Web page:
“This is why I don’t do American Panels” he muttered to Hetjies as he entered the room.
It’s bad enough that Hollywood movies are becoming increasing inbred, featuring the same plots starring the same actors, but comics need the variety that helped it survive the comics code, and if that is whittled down to few options, then American pop culture is doomed.
I have a lot to say about this but I’ll continue in a later post.
As an artist myself, the still surviving popularity of comics like Uncle Scrooge and Dick Tracy remind me that my options are open when I explore my own career and the United States is not the end-all to a flourishing career. I don’t have to pigeonhole myself into narrow genres or interests to fit what these some hollow-minded corporation defines as “comics”. If the US ignores me and some other country loves my stuff, well, I’m getting on a plane and greeting my foreign fans. There is a saying that you’re never a hero in your own home town. Their loss.
….. And Diversity
Afua Richardson. The roster changes every year, so definitely check with the website every year.
Drink N Draw
|Original work from “zits” creator Jerry Scott|
|“Mutts” work signed by Patrick McDonnell|
Attendees also contributed their own pieces of artwork onto HeroesCon brand coasters, memo paper or their own sketchbook paper to donate as they enjoyed alcoholic drinks of their choice. My contribution to the auction received the attention of Terry Maltos (representing the work of late brazilian artist Al Rio) who invited me to a bigger auction the next night, and local Charlotte area Artist John Hairston Jr, who thought I had a table! A sign that I really need to get my “S” together and get back to work.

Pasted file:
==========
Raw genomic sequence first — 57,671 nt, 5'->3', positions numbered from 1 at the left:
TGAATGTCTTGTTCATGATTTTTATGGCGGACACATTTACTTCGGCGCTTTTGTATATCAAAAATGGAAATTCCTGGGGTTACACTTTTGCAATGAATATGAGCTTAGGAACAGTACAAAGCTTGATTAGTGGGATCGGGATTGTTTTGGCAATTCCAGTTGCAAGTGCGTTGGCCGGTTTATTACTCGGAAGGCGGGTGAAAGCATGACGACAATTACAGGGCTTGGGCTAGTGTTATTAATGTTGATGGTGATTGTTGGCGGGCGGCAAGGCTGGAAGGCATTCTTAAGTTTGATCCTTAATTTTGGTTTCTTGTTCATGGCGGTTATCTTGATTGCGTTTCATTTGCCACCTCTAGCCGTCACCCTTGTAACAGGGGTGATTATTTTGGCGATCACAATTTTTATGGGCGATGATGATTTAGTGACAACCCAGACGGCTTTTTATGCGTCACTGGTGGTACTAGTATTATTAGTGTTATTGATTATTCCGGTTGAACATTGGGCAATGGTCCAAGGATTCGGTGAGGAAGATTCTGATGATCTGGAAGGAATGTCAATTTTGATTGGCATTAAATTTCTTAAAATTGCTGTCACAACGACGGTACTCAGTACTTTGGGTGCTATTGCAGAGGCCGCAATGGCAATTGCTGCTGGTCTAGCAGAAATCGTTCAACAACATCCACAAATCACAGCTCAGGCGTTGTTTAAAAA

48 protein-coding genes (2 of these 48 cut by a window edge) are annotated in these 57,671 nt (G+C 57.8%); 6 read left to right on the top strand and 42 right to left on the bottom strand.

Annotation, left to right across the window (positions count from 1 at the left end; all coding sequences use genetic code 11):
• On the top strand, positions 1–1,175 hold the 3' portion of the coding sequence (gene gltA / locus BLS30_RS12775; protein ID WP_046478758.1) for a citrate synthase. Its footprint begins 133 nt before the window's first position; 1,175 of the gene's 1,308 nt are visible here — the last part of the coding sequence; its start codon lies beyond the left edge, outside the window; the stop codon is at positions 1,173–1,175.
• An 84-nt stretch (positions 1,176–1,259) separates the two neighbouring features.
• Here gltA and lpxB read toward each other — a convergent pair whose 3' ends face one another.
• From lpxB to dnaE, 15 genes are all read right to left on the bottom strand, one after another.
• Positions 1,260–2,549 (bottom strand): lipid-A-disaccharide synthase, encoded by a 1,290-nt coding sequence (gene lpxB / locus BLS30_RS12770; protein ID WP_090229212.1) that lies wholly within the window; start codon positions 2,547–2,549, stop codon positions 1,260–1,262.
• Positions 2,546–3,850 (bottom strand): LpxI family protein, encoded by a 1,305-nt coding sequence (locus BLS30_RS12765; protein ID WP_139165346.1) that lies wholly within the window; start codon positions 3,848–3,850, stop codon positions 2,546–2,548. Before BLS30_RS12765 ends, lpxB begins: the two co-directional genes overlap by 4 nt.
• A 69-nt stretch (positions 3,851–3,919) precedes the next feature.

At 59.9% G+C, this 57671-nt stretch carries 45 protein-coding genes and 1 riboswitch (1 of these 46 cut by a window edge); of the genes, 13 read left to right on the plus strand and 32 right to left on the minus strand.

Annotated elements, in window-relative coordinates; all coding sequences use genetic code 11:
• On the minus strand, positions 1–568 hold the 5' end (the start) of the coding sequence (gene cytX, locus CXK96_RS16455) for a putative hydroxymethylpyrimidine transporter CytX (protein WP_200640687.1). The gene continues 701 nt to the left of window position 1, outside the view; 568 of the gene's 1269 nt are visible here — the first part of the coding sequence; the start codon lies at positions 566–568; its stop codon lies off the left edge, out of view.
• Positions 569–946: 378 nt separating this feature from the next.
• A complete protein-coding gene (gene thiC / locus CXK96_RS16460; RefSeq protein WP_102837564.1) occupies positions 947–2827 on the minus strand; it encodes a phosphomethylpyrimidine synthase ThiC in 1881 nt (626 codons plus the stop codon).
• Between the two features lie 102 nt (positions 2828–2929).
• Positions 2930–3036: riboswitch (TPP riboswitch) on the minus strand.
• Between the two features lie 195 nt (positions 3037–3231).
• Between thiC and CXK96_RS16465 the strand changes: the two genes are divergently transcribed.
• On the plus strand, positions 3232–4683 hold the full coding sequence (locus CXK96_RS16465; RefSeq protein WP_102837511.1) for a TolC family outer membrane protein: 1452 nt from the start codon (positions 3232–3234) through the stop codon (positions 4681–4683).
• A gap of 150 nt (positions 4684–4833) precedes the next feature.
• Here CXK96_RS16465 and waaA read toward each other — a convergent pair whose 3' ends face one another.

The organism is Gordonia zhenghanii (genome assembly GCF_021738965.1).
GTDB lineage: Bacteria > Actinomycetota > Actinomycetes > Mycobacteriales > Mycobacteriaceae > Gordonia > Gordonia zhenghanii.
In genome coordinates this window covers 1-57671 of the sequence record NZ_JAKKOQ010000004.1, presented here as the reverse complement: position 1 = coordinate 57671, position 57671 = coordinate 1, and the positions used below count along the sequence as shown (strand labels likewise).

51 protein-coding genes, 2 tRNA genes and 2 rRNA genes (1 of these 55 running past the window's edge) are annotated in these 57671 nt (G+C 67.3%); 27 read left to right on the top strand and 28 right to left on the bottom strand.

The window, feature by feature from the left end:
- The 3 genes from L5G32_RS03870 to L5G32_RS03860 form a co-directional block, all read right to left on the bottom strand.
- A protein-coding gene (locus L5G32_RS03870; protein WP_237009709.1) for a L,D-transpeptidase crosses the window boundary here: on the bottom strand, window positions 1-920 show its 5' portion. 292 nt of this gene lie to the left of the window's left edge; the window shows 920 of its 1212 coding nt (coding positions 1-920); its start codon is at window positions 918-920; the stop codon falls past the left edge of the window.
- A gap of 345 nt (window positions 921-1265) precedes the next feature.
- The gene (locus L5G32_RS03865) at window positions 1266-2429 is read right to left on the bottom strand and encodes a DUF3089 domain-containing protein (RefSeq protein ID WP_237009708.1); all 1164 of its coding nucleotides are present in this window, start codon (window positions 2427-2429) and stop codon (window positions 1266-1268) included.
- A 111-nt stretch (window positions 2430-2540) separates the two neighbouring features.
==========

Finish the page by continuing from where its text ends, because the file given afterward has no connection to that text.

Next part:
The following Saturday, Maltos invited me to a bigger auction were I got to see the results of artists who spent most of the previous convention days buried in their canvases, whipping up original pieces for purposes no one knew until we arrived to see the finished products all over to the Westin ballroom.
|Artists working on their auction pieces.|
One of the first items on the block was the complete collection of Calvin and Hobbes signed by Bill Watterson. As the haggler announced, this was the equivalent of getting “Catcher in the Rye” signed by J.D. salinger. It took some time, and $1,000 but someone did buy the collection. Smart man.
John Hairston Jr’s work was purchased for $250.
Check more about the auction at this link from Comic Art Community:
I moved to Charlotte just when HeroesCon 2012 was in full effect and promised myself to attend the following year. It was worth the wait. I met people I had not expected to, made connections I had not expected to. For the whole experience, the only thing I had to pay for was registration — $40. That pretty much beats tuition and two years of school work if you need to update your skills or simply want to explore uncharted territory. Any other expenses –food, paraphernalia, souvenirs –were up to me.
As of now, I’v been trying to fix what’s broken, and been working on whatever’s in development hell. By the time Heroes Con 2014 rolls by, I hope to at least join the ranks of the table set. Well see.
John Hairston Jr.—http://allcitystudios.com/home.html
Afua Richardson– http://www.afuarichardson.info/